Page 2 of 3

Re: Exhaust gasket.

PostPosted: Mon Aug 30, 2010 10:24 pm
by twincamman
you're going to pull the head to replace a gasket and heilacoil the thing for 30 MINUTE JOB?????? think may be the next valve job may be the time to put the inserts in ????? you know what a giraffe is ???? its horse put together by a committee ----ed

Re: Exhaust gasket.

PostPosted: Mon Aug 30, 2010 10:30 pm
by robertverhey
Just getting back to the original question, I may be missing something, but is there a good reason for only replacing the blown gasket? It doesn't take long to whip all 8 bolts off and replace the lot, does it? And a new set of four gaskets is only a fiver......

Re: Exhaust gasket.

PostPosted: Mon Aug 30, 2010 11:23 pm
by garyeanderson
This discussion sounds like that age-old adage that "if it ain't broke now, it will be soon"! Fix what needs to be fixed when it breaks and just drive the bloody thing...

Gary

P.s. = I often wonder how many Elan's were all but totaled because someone was going to "fix" that oil leak that left a spot on the garage floor the size of a coffee can lid? It Sat for 25 years and now it parts or a total restoration!

P.p.s. - just add oil :D

Re: Exhaust gasket.

PostPosted: Tue Aug 31, 2010 3:16 am
by rgh0
While studs are certainly the tehnically pure solution, I have been using socket headed cap screws into the heads on my elan and plus 2 for 30 plus years for maintenance convenience with good success. The Elan has the exhaust on and off regularly with changes to exhaust, heads and engines, the road Plus 2 much less so and probably only had the exhaust off 3 or 4 times over 30 years. While thread stripping is a potential problem in practice I have only had to helicoil a couple of the threads in the race heads that I have used over this time and none in the plus 2. If you strip a thread they are easy enough to helicoil in situ so I have not bothered with preventitive helicoiling.

A few preventative measures to avoid stripping threads in the head

1. Clean the head threads and cap screws and use a good quality antisieze such as loctiite nickel antisieze paste.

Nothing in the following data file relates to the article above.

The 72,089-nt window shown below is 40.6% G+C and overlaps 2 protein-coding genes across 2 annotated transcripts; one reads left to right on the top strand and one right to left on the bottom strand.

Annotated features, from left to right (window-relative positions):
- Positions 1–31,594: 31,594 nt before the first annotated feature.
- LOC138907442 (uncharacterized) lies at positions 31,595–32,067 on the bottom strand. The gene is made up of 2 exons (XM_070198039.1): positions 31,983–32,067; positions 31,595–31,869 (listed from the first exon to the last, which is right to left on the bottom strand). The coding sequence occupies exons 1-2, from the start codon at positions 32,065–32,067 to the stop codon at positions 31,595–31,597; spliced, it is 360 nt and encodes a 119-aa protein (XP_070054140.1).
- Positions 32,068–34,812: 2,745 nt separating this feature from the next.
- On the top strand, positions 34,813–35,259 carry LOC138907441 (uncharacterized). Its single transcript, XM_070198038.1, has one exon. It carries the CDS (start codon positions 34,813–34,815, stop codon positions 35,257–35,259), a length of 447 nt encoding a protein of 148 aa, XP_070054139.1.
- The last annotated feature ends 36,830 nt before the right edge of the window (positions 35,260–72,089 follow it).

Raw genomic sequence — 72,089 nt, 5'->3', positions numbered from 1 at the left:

2. Ensure you engage the threads properly and that they can be tightened up with finger pressure. If they are tight when first started and require effort to screw in something is wrong and stop before you strip the thread.
3. Learn what final torque does not strip the thread but seals the gasket and dont overtighten. I do it by feel and its about 5 to 7 ft lbs but if not confident use a torque wrench to determine a value you are comfortable with.

Where the joint arrangement requires high clamping loads such as a head gasket I would certainly not try replacing the head studs you typically find in an alloy block with bolts. However with the low bolt loads required in the exhaust join you can get away with it OK I believe ( or at least I have)

regards
Rohan

Re: Exhaust gasket.

PostPosted: Tue Aug 31, 2010 6:38 am
by JJDraper
I have replaced the exhaust gaskets in situ. It was a 30min job, even with studs, although IIRC I jacked up the engine (piece of wood and scissor jack) and disconnected the engine mount on the exhaust side to give a little extra 'wiggle' room.

I considered Studs, but for the extra hassle decided against it. Interestingly, I changed the bolts on the thermostat housing for studs because the threads were marginal - a PO had fitted bolts that were too short and stripped the top half inch. Studs make use of the remaining good thread and no further problems.

Jeremy

Re: Exhaust gasket.

PostPosted: Tue Aug 31, 2010 7:54 am
by alexblack13